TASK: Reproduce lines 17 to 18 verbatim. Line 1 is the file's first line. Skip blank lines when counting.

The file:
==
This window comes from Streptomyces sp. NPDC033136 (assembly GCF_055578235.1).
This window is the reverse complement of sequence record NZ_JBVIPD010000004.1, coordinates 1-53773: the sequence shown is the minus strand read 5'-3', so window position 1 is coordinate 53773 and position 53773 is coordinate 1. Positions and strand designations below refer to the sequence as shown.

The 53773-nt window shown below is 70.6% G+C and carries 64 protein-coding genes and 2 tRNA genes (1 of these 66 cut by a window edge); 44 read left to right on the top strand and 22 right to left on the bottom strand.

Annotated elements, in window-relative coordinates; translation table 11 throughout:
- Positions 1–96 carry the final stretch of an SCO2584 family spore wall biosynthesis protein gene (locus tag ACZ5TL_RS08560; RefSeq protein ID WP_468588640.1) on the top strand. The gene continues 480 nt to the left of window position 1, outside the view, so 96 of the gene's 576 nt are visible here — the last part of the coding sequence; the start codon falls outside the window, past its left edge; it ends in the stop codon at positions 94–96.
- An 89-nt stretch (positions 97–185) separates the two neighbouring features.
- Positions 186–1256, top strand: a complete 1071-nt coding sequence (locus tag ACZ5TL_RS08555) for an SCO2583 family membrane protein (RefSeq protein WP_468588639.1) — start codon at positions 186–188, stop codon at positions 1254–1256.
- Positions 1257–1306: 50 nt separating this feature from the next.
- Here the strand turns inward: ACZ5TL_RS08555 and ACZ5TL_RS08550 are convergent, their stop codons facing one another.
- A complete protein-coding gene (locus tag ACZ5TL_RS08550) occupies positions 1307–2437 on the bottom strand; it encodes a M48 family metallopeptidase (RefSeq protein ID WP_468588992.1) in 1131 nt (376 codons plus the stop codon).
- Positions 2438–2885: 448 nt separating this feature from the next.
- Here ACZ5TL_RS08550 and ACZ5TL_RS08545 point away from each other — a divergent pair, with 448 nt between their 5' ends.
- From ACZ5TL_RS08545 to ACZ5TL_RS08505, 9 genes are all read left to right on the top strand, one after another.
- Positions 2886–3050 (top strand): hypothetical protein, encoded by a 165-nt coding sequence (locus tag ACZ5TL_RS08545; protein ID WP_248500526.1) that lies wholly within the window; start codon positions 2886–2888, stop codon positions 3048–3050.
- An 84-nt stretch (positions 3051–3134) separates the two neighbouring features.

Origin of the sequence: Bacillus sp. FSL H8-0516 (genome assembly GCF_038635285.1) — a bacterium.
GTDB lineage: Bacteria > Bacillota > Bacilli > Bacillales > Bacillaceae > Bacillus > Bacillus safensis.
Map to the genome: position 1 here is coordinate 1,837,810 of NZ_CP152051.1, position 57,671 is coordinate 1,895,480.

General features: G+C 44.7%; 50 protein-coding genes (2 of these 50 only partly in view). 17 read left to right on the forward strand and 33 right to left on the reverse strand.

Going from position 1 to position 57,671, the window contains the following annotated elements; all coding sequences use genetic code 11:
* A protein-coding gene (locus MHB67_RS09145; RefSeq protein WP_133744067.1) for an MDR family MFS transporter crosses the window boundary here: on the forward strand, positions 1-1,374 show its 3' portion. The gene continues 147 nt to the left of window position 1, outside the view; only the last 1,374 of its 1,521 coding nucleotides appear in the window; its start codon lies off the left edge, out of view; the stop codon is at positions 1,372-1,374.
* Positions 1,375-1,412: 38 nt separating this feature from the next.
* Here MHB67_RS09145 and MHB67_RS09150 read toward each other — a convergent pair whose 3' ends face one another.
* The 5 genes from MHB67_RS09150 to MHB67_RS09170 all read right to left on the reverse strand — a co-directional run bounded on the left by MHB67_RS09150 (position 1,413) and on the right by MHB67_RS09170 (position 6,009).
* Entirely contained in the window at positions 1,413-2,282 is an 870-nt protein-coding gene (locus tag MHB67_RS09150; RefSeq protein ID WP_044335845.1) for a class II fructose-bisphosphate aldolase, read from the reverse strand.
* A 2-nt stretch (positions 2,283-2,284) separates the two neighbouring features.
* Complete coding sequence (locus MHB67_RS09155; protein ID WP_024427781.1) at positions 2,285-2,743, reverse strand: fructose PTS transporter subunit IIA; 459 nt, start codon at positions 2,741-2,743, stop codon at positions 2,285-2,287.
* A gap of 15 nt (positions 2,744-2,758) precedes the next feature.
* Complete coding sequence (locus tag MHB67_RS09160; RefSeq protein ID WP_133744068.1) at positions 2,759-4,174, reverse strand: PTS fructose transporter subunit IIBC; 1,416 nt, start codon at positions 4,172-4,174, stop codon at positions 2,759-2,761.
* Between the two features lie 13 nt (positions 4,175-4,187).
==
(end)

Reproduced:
GTDB lineage: Bacteria > Bacillota > Bacilli > Bacillales > Bacillaceae > Bacillus > Bacillus safensis.
Map to the genome: position 1 here is coordinate 1,837,810 of NZ_CP152051.1, position 57,671 is coordinate 1,895,480.